WHAT: Join us for this exclusive GRAMMY Week event to celebrate this year’s three-time GRAMMY nominee, Muni Long, just ahead of GRAMMY Sunday. Nominated for Best New Artist, Best R&B Song and Best R&B Performance, Long was an in-demand songwriter for Rihanna, Mariah Carey, Madonna, Ariana Grande, and more before breaking through as a solo artist.
WHEN: 7:30 p.m.
TICKETS: Click here.
Wed, Feb. 1:
EVENT: Careers in Music: 1500 Sound Academy
WHAT: 1500 Sound Academy is a trailblazing music education institution that strives to produce passionate sound creators through mentorship, positive mindset and professional development. Join us for a moderated Q&A with founders of the 1500 Sound Academy and of the legendary musical ensemble, 1500 or Nothin', GRAMMY Award winners James Fauntleroy and Larrance "Rance" Dopson.
WHEN: 11 a.m. – 12 p.m.
REGISTER: Click here.
EVENT: Live Out L!ve Presents: Beyond the Mainstage – Black Professionals in Live Music
WHAT: Join us as we go beyond the mainstage and explore the success, challenges and reality of being a Black professional in the live entertainment industry. In this conversation, we will hear from professionals of color who are leading innovation and change in their respective roles. Our panelists will share their journey of becoming a live industry leader and resources for breaking into the industry, and answer questions from the next generation of music industry leaders.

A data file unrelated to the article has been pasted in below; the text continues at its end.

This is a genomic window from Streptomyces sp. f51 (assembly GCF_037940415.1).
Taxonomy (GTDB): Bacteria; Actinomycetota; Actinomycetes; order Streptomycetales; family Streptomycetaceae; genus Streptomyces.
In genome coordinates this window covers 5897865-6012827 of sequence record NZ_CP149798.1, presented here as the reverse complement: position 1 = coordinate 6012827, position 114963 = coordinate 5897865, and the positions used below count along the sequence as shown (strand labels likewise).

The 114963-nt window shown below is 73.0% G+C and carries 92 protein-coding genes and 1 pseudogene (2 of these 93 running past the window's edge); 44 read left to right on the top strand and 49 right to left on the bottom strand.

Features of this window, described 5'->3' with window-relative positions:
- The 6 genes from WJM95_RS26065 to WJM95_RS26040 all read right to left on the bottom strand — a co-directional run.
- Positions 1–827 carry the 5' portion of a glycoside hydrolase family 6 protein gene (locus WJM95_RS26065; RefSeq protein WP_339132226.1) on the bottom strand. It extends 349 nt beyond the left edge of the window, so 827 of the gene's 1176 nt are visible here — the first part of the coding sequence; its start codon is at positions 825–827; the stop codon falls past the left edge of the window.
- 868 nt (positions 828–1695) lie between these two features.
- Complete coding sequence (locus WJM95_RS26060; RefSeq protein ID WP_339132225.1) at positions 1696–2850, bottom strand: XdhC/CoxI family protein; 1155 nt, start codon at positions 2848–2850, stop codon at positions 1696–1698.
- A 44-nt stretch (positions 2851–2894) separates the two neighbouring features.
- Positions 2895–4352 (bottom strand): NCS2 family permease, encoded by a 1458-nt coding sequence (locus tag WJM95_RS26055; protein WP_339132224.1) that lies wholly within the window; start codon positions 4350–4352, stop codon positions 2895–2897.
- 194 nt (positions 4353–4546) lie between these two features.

WHEN: 1 p.m. – 2 p.m.
REGISTER: Click here.
Thurs, Feb. 2:
EVENT: Backstage Pass: Hawaii Day w/ Bobby Moderow, Jr. & Kawika Kahiapo
WHAT: A celebration of the music and culture of Hawaii, this Backstage Pass program will consist of a question-and-answer session as well as a live performance of two to three songs.
WHEN: 11 a.m. – 12 p.m.
REGISTER: Click here.
Fri, Feb. 3:
EVENT: Careers In Music: Merck Mercuriadis, Nile Rodgers and 2023 Six-Time GRAMMY®-nominated Singer/Songwriter/Producer THE-DREAM